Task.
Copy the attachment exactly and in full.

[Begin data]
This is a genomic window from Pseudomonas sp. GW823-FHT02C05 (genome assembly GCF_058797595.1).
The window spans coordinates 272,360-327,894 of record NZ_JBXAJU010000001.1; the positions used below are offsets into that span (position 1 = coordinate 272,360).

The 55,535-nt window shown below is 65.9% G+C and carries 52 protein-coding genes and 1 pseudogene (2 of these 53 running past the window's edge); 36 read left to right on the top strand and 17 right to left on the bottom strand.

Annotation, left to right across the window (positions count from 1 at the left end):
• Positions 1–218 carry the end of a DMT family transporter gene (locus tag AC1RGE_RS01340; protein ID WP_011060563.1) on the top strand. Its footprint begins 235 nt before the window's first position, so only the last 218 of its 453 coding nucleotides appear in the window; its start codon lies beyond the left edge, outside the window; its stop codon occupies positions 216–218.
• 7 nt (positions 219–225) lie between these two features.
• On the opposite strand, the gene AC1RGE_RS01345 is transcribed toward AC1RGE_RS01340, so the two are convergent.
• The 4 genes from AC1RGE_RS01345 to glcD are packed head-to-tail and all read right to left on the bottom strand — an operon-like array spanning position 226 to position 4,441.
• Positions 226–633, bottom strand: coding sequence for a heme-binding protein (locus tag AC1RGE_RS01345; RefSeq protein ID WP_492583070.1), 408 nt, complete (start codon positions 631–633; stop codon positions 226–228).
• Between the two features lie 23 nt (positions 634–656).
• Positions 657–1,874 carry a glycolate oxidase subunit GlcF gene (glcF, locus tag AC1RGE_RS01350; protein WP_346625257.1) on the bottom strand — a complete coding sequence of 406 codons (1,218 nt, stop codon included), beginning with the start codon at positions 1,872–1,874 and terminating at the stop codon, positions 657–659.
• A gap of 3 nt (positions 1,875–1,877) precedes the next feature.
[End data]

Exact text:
This is a genomic window from Pseudomonas sp. GW823-FHT02C05 (genome assembly GCF_058797595.1).
The window spans coordinates 272,360-327,894 of record NZ_JBXAJU010000001.1; the positions used below are offsets into that span (position 1 = coordinate 272,360).

The 55,535-nt window shown below is 65.9% G+C and carries 52 protein-coding genes and 1 pseudogene (2 of these 53 running past the window's edge); 36 read left to right on the top strand and 17 right to left on the bottom strand.

Annotation, left to right across the window (positions count from 1 at the left end):
• Positions 1–218 carry the end of a DMT family transporter gene (locus tag AC1RGE_RS01340; protein ID WP_011060563.1) on the top strand. Its footprint begins 235 nt before the window's first position, so only the last 218 of its 453 coding nucleotides appear in the window; its start codon lies beyond the left edge, outside the window; its stop codon occupies positions 216–218.
• 7 nt (positions 219–225) lie between these two features.
• On the opposite strand, the gene AC1RGE_RS01345 is transcribed toward AC1RGE_RS01340, so the two are convergent.
• The 4 genes from AC1RGE_RS01345 to glcD are packed head-to-tail and all read right to left on the bottom strand — an operon-like array spanning position 226 to position 4,441.
• Positions 226–633, bottom strand: coding sequence for a heme-binding protein (locus tag AC1RGE_RS01345; RefSeq protein ID WP_492583070.1), 408 nt, complete (start codon positions 631–633; stop codon positions 226–228).
• Between the two features lie 23 nt (positions 634–656).
• Positions 657–1,874 carry a glycolate oxidase subunit GlcF gene (glcF, locus tag AC1RGE_RS01350; protein WP_346625257.1) on the bottom strand — a complete coding sequence of 406 codons (1,218 nt, stop codon included), beginning with the start codon at positions 1,872–1,874 and terminating at the stop codon, positions 657–659.
• A gap of 3 nt (positions 1,875–1,877) precedes the next feature.